Drinking a Freshly Brewed Cup of Organic Coffee is a Sensory Experience

Drinking a Freshly Brewed Cup of Organic Coffee is a Sensory Experience

Drinking a Freshly Brewed Cup of Organic Coffee is a Sensory Experience

Drinking a freshly brewed cup of excellent Organic coffee is an sensory experience.

First, we are greeted by the steaming aroma, so evocative of the earth. As you take your first sip your taste buds will be inundated with an extraordinarily full-bodied mouth feel…before the jolt of caffeine finally hits, coursing through your veins like fuel through a Ferrari engine.

It is coffee’s singular complexity that makes the downing of an aromatic cup a treasured ritual.

For all its surface ease, there is much more that goes into brewing a great cup of coffee than meets the eye. The humble bean is chock-full of legend, history and labor

Coffee beans are the pits of what the industry calls “cherries”.

Accounts in the annals of coffee history tell the story of the Kaldi the Ethopian goat-herd, who discovered the jittery effects of caffeine circa 800 CE after observing his frisky flock “dancing” after consuming the berries of a shrub that is now known to modern biologists as belonging to the genus Coffea. Ever adventurous, the earliest African tribes then folded crushed berries into lard to create buzzing balls of fire.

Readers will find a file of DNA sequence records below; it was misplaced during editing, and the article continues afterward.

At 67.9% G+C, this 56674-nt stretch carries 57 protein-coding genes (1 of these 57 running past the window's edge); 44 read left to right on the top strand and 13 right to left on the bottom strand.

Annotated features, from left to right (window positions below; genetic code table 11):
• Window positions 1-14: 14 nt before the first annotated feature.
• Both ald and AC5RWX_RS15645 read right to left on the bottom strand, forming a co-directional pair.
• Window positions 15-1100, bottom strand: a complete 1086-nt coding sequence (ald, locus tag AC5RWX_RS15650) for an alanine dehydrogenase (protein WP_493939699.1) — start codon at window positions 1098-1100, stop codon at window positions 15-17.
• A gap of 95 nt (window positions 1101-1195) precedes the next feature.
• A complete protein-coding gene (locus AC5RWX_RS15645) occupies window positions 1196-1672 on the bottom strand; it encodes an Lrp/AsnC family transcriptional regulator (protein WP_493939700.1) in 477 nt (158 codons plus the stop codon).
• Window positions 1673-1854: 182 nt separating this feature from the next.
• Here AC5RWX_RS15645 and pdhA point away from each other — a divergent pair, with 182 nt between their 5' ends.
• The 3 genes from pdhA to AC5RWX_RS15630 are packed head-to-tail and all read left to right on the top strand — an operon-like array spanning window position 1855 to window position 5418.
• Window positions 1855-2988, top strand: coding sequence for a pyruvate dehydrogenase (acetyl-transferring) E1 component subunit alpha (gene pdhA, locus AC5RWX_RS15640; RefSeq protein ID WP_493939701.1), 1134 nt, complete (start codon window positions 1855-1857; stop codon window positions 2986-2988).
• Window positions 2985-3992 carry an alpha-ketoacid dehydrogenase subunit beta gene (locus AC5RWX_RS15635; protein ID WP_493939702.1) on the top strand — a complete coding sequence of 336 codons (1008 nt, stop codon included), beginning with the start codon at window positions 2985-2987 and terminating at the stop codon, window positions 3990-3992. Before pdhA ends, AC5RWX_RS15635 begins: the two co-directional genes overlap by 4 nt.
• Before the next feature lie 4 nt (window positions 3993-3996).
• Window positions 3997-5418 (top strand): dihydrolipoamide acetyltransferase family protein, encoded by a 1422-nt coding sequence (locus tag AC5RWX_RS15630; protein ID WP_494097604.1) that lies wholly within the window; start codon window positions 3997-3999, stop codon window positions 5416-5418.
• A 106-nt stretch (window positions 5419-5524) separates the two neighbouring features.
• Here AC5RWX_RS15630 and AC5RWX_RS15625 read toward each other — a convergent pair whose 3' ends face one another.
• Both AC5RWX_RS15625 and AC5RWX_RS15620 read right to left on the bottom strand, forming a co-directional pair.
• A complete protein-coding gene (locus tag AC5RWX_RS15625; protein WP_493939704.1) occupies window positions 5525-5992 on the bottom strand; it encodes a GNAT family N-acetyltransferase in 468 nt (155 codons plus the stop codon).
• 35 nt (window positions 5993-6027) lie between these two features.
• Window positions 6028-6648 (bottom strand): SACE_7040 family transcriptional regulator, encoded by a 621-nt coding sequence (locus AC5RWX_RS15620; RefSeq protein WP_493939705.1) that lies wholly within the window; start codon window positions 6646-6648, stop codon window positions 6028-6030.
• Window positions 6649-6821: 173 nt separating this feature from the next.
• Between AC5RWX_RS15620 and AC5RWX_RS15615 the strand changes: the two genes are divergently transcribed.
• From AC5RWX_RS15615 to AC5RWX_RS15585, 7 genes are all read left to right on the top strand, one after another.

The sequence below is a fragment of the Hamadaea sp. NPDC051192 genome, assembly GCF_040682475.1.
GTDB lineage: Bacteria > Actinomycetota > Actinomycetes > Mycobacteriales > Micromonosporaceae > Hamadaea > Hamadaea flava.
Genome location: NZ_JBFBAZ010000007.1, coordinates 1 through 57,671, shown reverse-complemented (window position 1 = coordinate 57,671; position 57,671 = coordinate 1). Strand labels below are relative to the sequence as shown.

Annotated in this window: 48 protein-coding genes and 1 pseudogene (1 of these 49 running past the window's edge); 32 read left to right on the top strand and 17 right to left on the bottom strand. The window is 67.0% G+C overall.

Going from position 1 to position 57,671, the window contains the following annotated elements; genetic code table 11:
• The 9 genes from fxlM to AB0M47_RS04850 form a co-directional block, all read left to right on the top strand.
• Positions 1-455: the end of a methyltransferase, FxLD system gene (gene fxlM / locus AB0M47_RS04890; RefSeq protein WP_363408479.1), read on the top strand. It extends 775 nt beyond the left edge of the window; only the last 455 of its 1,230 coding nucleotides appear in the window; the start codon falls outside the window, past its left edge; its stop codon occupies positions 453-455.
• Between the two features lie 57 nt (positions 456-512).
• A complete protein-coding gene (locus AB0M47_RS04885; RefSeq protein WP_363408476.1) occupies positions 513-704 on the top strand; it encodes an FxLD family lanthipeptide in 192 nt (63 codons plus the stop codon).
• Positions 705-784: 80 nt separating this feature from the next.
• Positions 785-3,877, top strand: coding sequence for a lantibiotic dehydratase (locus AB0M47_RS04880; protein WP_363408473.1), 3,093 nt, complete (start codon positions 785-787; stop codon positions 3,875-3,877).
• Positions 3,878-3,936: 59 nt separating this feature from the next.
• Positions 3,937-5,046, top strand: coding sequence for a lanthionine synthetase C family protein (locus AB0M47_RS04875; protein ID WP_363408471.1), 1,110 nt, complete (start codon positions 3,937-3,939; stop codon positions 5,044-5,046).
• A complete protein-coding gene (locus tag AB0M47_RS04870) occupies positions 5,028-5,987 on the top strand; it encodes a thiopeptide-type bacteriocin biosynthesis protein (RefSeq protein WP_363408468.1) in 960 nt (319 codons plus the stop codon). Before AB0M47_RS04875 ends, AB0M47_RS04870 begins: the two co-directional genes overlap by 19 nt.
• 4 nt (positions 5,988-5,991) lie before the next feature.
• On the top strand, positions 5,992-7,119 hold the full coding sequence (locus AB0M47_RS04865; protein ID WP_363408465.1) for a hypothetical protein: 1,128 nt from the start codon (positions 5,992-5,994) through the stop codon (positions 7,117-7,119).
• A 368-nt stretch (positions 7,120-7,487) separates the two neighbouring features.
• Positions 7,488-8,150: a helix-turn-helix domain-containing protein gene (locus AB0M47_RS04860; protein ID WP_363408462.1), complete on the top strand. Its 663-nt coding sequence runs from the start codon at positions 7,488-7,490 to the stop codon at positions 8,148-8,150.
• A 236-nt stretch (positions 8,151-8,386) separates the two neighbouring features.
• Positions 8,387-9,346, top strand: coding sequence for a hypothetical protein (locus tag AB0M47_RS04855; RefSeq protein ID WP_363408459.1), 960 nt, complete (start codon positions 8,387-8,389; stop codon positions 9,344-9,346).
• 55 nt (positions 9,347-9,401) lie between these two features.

A primitive “bean broth” was widely imbibed in Arabia and North Africa by 1,000 CE, but it is said that no coffee seedling ever saw the light of day outside the region until the 1600’s: exporters made sure to render the beans sterile by 1st boiling or drying them before passing them on to European traders.

In a momentous episode of smuggling, one Baba Budan decided to end Arabia’s monopoly by escaping Mecca with “live” beans strapped around his waist.

The fruits of Budan’s adventure were the beginnings of the widespread cultivation of coffee in places like Java and Ceylon, spearheaded by aggressively entrepreneurial enterprises like The Dutch East India Company.

Today, coffee trees are now cultivated in over 70 countries in what has been dubbed the “Coffee Belt”, a sweltering swathe that encompasses Latin America, Southeast Asia and Africa.

Unroasted “green” coffee beans, which hail from trees genetically downsized to about 10 feet to make manual harvesting more manageable, are one of the most lucrative commodities in the agricultural sector, and the end product, coffee is one of the most popular stimulants and beverages consumed in the world today.

There exist many methods to extract flavor from the beans, all methods of preparing coffee involve steeping the grounds in hot water, then separating the spent grains from the liquid, now recognizable as coffee.

The general rule dictates that coarser grounds require longer extraction times.

Filters, which hold the leftover grounds, are also an important consideration. Paper is most absorbent and gives you clearer, cleaner-tasting coffee, whereas metal filters leave in all the oils in the beans, resulting in a murky, deeply tannic brew.

Some of the devices used will be familiar to anyone with a passing knowlege of coffee-making.